Seedbed preparation for passion fruit
Prepare a raised seedbed of not more than three feet wide. Ensure the rows run from east to west or vis versa because this shields the plants from direct sunlight and windy rain.
Apply NPK fertiliser when planting. The passion fruits should sprout within 14 to 21 days.
At this stage thin them and if possible put each stem into individual planting bags, which reduces labour costs. After one week, apply CAN fertilizer to promote growth only if slow growth is observed. The vines take 40 days to reach a height of 4-6 inches and this is when to transplant them to the open field
In the field, the distance from one row to the other should be two metres while the distance from one plant to the next should be three metres.
The rows should be prepared from east to west. Planting north to south makes the vines act as wind breakers and you are likely to find them down due to strong winds. When planted east to west, the wind passes in between the rows without interfering with the vines.
Plant the vines in holes two feet wide by 1 ½ feet deep. About one foot from the vine, prepare another hole to hold the supporting post so that the vine will fasten itself to it as it grows. The post should be 8 ½ ft long. Some 2 ½ ft should be in the ground, leaving 6 ½ ft above.
Run a barbed or smooth wire on the top of the posts, fastening it securely. These posts and wires will provide the much-needed support for the passion fruit vine, which grows to over 10 feet in length and weighs between 10-20kg at maturity.
At the time of transplanting put 1 ‘gorogoro’ (2kg) of manure a foot from the plant. It should be dug it into the soil on the upper side of the plant so that when it rains, the nutrients flow towards it and not away from it. Always note the slope of your land and learn how your water flows when it rains to ensure nutrients are never lost.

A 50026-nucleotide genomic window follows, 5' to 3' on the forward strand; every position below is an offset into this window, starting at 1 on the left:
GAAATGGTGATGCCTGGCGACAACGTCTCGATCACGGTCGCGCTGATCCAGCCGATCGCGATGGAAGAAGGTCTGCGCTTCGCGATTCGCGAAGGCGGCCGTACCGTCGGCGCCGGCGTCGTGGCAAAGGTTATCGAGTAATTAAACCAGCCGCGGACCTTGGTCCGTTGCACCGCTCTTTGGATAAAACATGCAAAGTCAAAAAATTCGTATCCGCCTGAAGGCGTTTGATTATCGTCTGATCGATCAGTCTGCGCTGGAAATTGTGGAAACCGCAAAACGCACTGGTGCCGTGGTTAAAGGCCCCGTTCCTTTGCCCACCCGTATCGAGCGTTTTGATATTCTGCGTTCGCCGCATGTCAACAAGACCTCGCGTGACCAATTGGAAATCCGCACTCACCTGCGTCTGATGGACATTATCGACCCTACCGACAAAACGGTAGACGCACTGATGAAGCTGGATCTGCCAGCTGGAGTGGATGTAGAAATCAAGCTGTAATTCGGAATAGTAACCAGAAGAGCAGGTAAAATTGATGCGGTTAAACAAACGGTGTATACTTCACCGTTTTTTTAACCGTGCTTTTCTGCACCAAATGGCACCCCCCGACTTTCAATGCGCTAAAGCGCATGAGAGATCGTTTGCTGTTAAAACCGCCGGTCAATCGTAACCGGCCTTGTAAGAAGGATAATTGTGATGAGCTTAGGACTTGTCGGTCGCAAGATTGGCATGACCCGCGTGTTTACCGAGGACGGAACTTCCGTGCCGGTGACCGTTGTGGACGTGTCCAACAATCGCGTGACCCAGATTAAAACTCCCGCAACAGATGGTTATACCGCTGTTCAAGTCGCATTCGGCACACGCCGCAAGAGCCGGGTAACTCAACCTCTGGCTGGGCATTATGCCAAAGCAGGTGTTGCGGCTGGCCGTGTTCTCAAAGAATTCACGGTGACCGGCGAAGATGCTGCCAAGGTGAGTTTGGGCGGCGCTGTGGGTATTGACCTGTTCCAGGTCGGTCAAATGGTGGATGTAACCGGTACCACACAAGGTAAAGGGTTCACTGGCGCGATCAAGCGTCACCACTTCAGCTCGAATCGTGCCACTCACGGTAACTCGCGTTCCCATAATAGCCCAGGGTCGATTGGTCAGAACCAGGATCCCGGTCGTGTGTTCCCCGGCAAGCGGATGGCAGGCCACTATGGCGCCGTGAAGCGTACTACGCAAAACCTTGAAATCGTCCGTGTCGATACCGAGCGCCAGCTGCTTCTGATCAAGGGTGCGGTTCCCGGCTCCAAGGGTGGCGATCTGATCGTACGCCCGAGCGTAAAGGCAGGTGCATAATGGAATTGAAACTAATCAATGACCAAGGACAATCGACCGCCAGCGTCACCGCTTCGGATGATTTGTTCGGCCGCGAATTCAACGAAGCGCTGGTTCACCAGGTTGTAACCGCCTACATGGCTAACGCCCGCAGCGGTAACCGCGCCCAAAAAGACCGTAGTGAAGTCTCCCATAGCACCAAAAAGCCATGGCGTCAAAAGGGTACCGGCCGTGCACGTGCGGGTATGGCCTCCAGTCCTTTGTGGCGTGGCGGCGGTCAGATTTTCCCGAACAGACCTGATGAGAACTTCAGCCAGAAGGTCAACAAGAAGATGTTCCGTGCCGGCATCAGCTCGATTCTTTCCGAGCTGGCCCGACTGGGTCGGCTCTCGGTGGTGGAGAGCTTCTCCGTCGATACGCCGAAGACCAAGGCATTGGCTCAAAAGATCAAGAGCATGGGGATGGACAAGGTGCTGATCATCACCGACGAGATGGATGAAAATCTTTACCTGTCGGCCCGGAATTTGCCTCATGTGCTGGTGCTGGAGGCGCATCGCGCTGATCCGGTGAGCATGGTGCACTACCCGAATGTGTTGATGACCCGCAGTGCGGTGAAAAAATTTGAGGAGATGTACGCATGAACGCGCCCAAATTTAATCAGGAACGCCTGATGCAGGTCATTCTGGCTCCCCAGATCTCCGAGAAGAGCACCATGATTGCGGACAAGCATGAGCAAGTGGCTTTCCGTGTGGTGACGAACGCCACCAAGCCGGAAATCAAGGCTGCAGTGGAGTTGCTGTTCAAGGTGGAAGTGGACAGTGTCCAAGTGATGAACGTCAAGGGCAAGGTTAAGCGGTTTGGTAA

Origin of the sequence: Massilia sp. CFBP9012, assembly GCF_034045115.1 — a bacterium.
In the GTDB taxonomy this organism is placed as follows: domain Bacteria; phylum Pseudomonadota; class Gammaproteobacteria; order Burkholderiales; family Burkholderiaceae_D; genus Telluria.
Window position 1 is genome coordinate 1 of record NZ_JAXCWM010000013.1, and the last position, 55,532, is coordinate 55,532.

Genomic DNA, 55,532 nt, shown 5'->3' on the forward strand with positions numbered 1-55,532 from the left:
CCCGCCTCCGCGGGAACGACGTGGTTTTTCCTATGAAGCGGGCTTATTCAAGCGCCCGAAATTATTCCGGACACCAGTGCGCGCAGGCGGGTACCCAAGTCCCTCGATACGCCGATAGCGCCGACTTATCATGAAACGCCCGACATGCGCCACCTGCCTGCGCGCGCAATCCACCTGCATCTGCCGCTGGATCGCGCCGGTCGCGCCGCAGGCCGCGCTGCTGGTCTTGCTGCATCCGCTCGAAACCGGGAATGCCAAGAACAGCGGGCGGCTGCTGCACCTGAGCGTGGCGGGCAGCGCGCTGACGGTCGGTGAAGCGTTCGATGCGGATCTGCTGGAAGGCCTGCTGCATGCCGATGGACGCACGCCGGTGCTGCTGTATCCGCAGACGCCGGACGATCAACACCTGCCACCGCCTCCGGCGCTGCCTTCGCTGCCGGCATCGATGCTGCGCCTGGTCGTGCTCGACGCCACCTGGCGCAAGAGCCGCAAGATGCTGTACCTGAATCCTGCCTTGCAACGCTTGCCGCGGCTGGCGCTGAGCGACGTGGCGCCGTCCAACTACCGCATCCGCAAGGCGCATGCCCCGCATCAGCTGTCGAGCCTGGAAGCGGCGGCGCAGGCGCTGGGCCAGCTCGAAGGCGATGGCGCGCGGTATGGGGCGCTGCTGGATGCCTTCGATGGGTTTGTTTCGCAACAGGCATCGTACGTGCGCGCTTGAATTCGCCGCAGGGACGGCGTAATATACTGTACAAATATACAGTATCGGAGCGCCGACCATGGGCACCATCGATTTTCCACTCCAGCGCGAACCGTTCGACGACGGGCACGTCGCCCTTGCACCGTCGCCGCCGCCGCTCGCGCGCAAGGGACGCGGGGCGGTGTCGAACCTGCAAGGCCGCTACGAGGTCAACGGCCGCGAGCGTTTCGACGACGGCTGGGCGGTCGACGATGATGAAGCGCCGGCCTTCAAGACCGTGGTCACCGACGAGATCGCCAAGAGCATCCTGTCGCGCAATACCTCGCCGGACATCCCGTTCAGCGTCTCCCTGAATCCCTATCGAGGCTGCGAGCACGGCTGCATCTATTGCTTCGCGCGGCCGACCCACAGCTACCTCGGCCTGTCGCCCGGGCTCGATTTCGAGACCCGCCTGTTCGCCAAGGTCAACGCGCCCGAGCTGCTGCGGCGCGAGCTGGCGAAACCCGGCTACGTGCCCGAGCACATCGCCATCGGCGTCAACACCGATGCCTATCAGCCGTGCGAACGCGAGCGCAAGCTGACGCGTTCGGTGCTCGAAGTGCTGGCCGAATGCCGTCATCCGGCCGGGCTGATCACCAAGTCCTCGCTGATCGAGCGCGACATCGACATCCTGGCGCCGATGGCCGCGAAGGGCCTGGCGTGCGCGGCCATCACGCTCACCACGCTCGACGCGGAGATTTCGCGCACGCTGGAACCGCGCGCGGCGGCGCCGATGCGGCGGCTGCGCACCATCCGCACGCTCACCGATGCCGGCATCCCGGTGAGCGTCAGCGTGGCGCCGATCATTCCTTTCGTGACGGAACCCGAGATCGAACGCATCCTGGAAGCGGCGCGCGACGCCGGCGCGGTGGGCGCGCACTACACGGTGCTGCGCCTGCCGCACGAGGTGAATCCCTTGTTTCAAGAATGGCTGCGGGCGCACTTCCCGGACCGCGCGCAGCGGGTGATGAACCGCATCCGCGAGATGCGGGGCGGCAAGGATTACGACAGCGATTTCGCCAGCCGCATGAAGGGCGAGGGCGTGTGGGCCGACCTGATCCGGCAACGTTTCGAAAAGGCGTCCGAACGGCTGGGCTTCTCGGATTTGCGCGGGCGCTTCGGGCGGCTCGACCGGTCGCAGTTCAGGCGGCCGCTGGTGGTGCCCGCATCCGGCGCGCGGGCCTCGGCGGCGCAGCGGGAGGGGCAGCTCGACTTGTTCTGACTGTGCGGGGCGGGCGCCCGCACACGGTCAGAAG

Regularly observe your vines for aphids or worms, wilting of leaves or any spots/ holes on the leaves. Spray if you note any of these threats. Keep pruning your vines, removing the suckers and maintain only one or two stems to promote rapid vertical growth. However, stop when they reach the top of the post and start spreading to the wire as the new suckers are now needed to increase fruit production.
In about four months, the vines should start flowering. At this stage, it is crucial that you spray an insecticide to prevent any insects laying their eggs on the flowers, which is where the fruit will emerge from. It is also at this point that you add another two ‘gorogoros’ (4kg) of manure to each plant to provide extra nutrients needed at the crucial stage of fruit formation. Observe the slope and incorporate the manure at the top, a foot from the vine
Be careful about the chemicals you use and only spray if you see a threat. Unnecessary spraying may result in your fruit being rejected if the chemical levels exceed the internationally approved limits. Avoid insecticides and fungicides classified as poisonous.
The vines grow long and care should be taken to ensure they do not reach the ground. Prune/cut the bottom vines always maintaining a distance of one foot from the ground. This reduces the transfer of diseases from the soil to the vines, especially when it rains.
Harvesting of passion fruit
When the fruit is being harvested, spraying should not take place at all. On average expect to harvest one kilo of fruit from each vine but the level of care you give your vine directly affects this. When well- maintained, some of the vines can produce 2-3kg of fruit per week.
The vine will produce fruit for four to five years at which point many farmers will uproot the old ones. By then you should have prepared the new crop to ensure constant production.
In addition, rotate the crop and plant the second in a different area to control pests and diseases.
Harvest the fruit on the day of transportation to ensure it gets to the market when extremely fresh. The ready fruit appears light green with a slightly yellow tinge. Only harvest what is ready to avoid the fruit developing a sour taste.
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